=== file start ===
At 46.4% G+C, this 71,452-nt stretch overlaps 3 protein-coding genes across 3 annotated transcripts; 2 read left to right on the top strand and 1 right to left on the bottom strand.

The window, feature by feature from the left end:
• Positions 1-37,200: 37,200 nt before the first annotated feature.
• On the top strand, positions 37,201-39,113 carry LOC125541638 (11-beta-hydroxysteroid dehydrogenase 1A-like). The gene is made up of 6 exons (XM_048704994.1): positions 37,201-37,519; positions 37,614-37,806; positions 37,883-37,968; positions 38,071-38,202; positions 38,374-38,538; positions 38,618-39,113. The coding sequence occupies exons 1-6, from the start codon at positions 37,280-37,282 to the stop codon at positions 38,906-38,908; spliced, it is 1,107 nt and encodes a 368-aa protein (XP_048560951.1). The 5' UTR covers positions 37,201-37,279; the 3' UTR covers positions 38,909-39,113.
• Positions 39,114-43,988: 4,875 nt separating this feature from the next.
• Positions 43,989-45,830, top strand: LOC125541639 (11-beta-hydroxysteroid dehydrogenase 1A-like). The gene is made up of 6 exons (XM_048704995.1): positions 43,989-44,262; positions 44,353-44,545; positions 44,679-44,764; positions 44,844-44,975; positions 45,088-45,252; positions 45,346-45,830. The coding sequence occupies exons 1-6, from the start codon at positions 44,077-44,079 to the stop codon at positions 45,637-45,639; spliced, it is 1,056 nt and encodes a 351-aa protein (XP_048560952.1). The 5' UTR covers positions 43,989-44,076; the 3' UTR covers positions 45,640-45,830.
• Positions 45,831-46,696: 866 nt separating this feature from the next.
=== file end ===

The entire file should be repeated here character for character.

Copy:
At 46.4% G+C, this 71,452-nt stretch overlaps 3 protein-coding genes across 3 annotated transcripts; 2 read left to right on the top strand and 1 right to left on the bottom strand.

The window, feature by feature from the left end:
• Positions 1-37,200: 37,200 nt before the first annotated feature.
• On the top strand, positions 37,201-39,113 carry LOC125541638 (11-beta-hydroxysteroid dehydrogenase 1A-like). The gene is made up of 6 exons (XM_048704994.1): positions 37,201-37,519; positions 37,614-37,806; positions 37,883-37,968; positions 38,071-38,202; positions 38,374-38,538; positions 38,618-39,113. The coding sequence occupies exons 1-6, from the start codon at positions 37,280-37,282 to the stop codon at positions 38,906-38,908; spliced, it is 1,107 nt and encodes a 368-aa protein (XP_048560951.1). The 5' UTR covers positions 37,201-37,279; the 3' UTR covers positions 38,909-39,113.
• Positions 39,114-43,988: 4,875 nt separating this feature from the next.
• Positions 43,989-45,830, top strand: LOC125541639 (11-beta-hydroxysteroid dehydrogenase 1A-like). The gene is made up of 6 exons (XM_048704995.1): positions 43,989-44,262; positions 44,353-44,545; positions 44,679-44,764; positions 44,844-44,975; positions 45,088-45,252; positions 45,346-45,830. The coding sequence occupies exons 1-6, from the start codon at positions 44,077-44,079 to the stop codon at positions 45,637-45,639; spliced, it is 1,056 nt and encodes a 351-aa protein (XP_048560952.1). The 5' UTR covers positions 43,989-44,076; the 3' UTR covers positions 45,640-45,830.
• Positions 45,831-46,696: 866 nt separating this feature from the next.